As a child my grandmother used to remind me all the time that I was representative of the people around me. When I got older and worked with Jim Rohn, known as the greatest business philosopher of the 20th century, he repeated this continually. We are a sum of those we surround ourselves with!
In business this is important if we want success and an opportunity to move forward. I have found though that this can be very limiting when it comes to personal relationships.
What this old proverb is really saying is that people of the same sort of background, culture, personality type or with the same tastes and interests will usually be found together.
We gravitate to whatever is familiar and similar until we understand that opening our peripheral vision and understanding of others who have a different perspective on life, we are limiting ourselves and our beliefs from self-awareness and growth.
Related: “Awareness and Self-Awareness”
It is known that the saying ‘birds of a feather flock together’ was first identified around the mid 15th century and in all these years this has not changed. By opening ourselves up to the wider world we are limited!
We are drawn to those who we believe with approve of us and the way we do life. We look also for similar characters or common interests and rarely search for those who would disapprove of us and our way of life.
It is not only humans who do this. If we watch the bird and animal world we see this happen too. If an animal is orphaned we do sometimes see another species take of the mothering and both believe that they are one of the same in a short period of time.
When we watch a flock of birds flying it is unusual to see another species flying with them unless of course, one is alone, off course and in search of company.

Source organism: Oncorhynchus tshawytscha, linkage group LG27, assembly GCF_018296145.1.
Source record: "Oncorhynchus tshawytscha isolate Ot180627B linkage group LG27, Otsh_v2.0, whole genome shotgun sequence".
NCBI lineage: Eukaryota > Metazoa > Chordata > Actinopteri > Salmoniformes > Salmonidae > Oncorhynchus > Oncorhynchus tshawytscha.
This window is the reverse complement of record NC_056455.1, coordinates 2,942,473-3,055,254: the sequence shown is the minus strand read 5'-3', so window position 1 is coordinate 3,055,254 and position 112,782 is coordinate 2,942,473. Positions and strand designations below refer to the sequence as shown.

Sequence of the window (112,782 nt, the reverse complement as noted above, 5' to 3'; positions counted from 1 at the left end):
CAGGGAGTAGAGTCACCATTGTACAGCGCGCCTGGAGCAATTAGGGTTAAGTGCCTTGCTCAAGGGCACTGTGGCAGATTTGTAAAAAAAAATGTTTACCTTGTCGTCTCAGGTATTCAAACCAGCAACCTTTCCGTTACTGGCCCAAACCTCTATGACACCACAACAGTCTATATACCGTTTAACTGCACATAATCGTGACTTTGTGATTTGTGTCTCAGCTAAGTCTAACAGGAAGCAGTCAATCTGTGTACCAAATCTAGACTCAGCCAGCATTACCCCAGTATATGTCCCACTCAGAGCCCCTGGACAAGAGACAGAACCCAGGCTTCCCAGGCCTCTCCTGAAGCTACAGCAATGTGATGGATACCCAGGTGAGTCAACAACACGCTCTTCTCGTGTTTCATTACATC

In the animal and bird world it appears that it has been proved that they flock together as there is security in numbers. We as humans do tend to do the same too so finding our ‘own tribe’ is important for us to feel safe and secure.
This behaviour started for us as children within our families, then friends and neighbours. We moved into the schooling system and played sports, there was Church and hobbies and the list goes on and on. We continued to gravitate to the things that we enjoyed and loved and thus moved into comfortable places where we felt safe.
This is a natural state for people. Now we live in a multicultural global world where we have access to everything we want. The internet has made such a difference to how we view everything that we are now given the opportunity, if we dare, to go outside our own boundaries to grow, learn and become educated to something greater than ever before.
I wonder if you have ever considered for yourself how you fit into this. Do you find that going outside your comfort zone easy or difficult? I realise that those who are introverted find it more difficult as they do not seem to have the need to socialise as they can create their own energy from within, whereas those who are extraverts, need people around them to energise themselves.
Related: “Conscious Wisdom”
This then bring into play another. Social media plays a big part in how people come together in today’s world through likes and the developing of friendships with those who they have not met via the internet.
Our world is now global. It is easy to not necessarily know the boundaries around those we communicate with until a comment or something arises that creates a questioning of our own beliefs and thoughts. We blindly go into an online relationship with someone without question which in turn gives us the ability and opportunity to grow our own circle of influence.
I love the opportunity to look outside the box! Being able to connect with those who I would once never have had the chance to do so is enlightening and embracing. Online the judgments are limited to what we can perceive initially giving us another chance to open another unfamiliar world.
Jennie is available for one-on-one sessions via Skype or in person.
For more information email her at firstname.lastname@example.org